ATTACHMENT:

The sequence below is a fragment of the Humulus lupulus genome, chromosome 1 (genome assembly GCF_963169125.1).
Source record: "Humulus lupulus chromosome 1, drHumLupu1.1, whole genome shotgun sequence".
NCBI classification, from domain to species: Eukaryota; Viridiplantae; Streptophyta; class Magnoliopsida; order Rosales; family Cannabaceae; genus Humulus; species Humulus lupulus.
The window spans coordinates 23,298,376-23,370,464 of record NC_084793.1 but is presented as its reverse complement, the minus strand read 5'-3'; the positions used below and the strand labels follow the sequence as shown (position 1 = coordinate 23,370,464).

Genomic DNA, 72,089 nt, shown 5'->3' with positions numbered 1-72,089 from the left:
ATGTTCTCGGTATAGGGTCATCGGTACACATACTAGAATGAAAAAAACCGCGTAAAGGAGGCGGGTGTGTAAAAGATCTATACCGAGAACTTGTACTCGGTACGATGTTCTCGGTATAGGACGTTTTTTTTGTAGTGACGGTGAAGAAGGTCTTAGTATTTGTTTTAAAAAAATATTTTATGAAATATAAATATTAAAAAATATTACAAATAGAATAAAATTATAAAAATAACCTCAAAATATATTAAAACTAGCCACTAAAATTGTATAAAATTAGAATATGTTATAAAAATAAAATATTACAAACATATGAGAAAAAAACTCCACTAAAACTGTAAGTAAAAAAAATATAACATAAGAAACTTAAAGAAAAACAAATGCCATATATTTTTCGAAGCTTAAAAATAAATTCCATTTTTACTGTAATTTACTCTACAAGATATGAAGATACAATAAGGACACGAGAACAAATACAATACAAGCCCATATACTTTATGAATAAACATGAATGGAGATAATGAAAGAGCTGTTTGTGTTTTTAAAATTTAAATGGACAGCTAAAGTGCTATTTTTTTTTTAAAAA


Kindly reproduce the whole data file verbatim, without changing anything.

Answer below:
The sequence below is a fragment of the Humulus lupulus genome, chromosome 1 (genome assembly GCF_963169125.1).
Source record: "Humulus lupulus chromosome 1, drHumLupu1.1, whole genome shotgun sequence".
NCBI classification, from domain to species: Eukaryota; Viridiplantae; Streptophyta; class Magnoliopsida; order Rosales; family Cannabaceae; genus Humulus; species Humulus lupulus.
The window spans coordinates 23,298,376-23,370,464 of record NC_084793.1 but is presented as its reverse complement, the minus strand read 5'-3'; the positions used below and the strand labels follow the sequence as shown (position 1 = coordinate 23,370,464).

Genomic DNA, 72,089 nt, shown 5'->3' with positions numbered 1-72,089 from the left:
ATGTTCTCGGTATAGGGTCATCGGTACACATACTAGAATGAAAAAAACCGCGTAAAGGAGGCGGGTGTGTAAAAGATCTATACCGAGAACTTGTACTCGGTACGATGTTCTCGGTATAGGACGTTTTTTTTGTAGTGACGGTGAAGAAGGTCTTAGTATTTGTTTTAAAAAAATATTTTATGAAATATAAATATTAAAAAATATTACAAATAGAATAAAATTATAAAAATAACCTCAAAATATATTAAAACTAGCCACTAAAATTGTATAAAATTAGAATATGTTATAAAAATAAAATATTACAAACATATGAGAAAAAAACTCCACTAAAACTGTAAGTAAAAAAAATATAACATAAGAAACTTAAAGAAAAACAAATGCCATATATTTTTCGAAGCTTAAAAATAAATTCCATTTTTACTGTAATTTACTCTACAAGATATGAAGATACAATAAGGACACGAGAACAAATACAATACAAGCCCATATACTTTATGAATAAACATGAATGGAGATAATGAAAGAGCTGTTTGTGTTTTTAAAATTTAAATGGACAGCTAAAGTGCTATTTTTTTTTTAAAAA